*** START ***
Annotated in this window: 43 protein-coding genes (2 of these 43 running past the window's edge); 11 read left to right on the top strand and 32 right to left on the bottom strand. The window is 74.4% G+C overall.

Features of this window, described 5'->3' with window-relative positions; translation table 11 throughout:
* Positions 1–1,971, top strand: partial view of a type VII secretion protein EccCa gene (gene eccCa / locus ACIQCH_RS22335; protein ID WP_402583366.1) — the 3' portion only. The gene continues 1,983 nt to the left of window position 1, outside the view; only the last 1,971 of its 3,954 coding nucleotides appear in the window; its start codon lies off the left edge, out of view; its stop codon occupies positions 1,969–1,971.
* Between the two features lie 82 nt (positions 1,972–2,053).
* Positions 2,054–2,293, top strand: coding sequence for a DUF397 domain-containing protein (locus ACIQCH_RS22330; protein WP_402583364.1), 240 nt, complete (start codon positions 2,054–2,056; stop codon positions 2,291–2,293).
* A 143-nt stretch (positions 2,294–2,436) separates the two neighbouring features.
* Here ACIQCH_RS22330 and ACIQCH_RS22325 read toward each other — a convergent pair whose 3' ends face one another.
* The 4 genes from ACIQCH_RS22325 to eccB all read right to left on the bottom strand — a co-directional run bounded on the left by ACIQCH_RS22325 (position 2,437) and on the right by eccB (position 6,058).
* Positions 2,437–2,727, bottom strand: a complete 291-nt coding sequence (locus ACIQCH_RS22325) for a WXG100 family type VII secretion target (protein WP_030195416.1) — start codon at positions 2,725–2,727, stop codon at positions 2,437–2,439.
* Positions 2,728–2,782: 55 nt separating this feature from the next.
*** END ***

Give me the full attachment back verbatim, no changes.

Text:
Annotated in this window: 43 protein-coding genes (2 of these 43 running past the window's edge); 11 read left to right on the top strand and 32 right to left on the bottom strand. The window is 74.4% G+C overall.

Features of this window, described 5'->3' with window-relative positions; translation table 11 throughout:
* Positions 1–1,971, top strand: partial view of a type VII secretion protein EccCa gene (gene eccCa / locus ACIQCH_RS22335; protein ID WP_402583366.1) — the 3' portion only. The gene continues 1,983 nt to the left of window position 1, outside the view; only the last 1,971 of its 3,954 coding nucleotides appear in the window; its start codon lies off the left edge, out of view; its stop codon occupies positions 1,969–1,971.
* Between the two features lie 82 nt (positions 1,972–2,053).
* Positions 2,054–2,293, top strand: coding sequence for a DUF397 domain-containing protein (locus ACIQCH_RS22330; protein WP_402583364.1), 240 nt, complete (start codon positions 2,054–2,056; stop codon positions 2,291–2,293).
* A 143-nt stretch (positions 2,294–2,436) separates the two neighbouring features.
* Here ACIQCH_RS22330 and ACIQCH_RS22325 read toward each other — a convergent pair whose 3' ends face one another.
* The 4 genes from ACIQCH_RS22325 to eccB all read right to left on the bottom strand — a co-directional run bounded on the left by ACIQCH_RS22325 (position 2,437) and on the right by eccB (position 6,058).
* Positions 2,437–2,727, bottom strand: a complete 291-nt coding sequence (locus ACIQCH_RS22325) for a WXG100 family type VII secretion target (protein WP_030195416.1) — start codon at positions 2,725–2,727, stop codon at positions 2,437–2,439.
* Positions 2,728–2,782: 55 nt separating this feature from the next.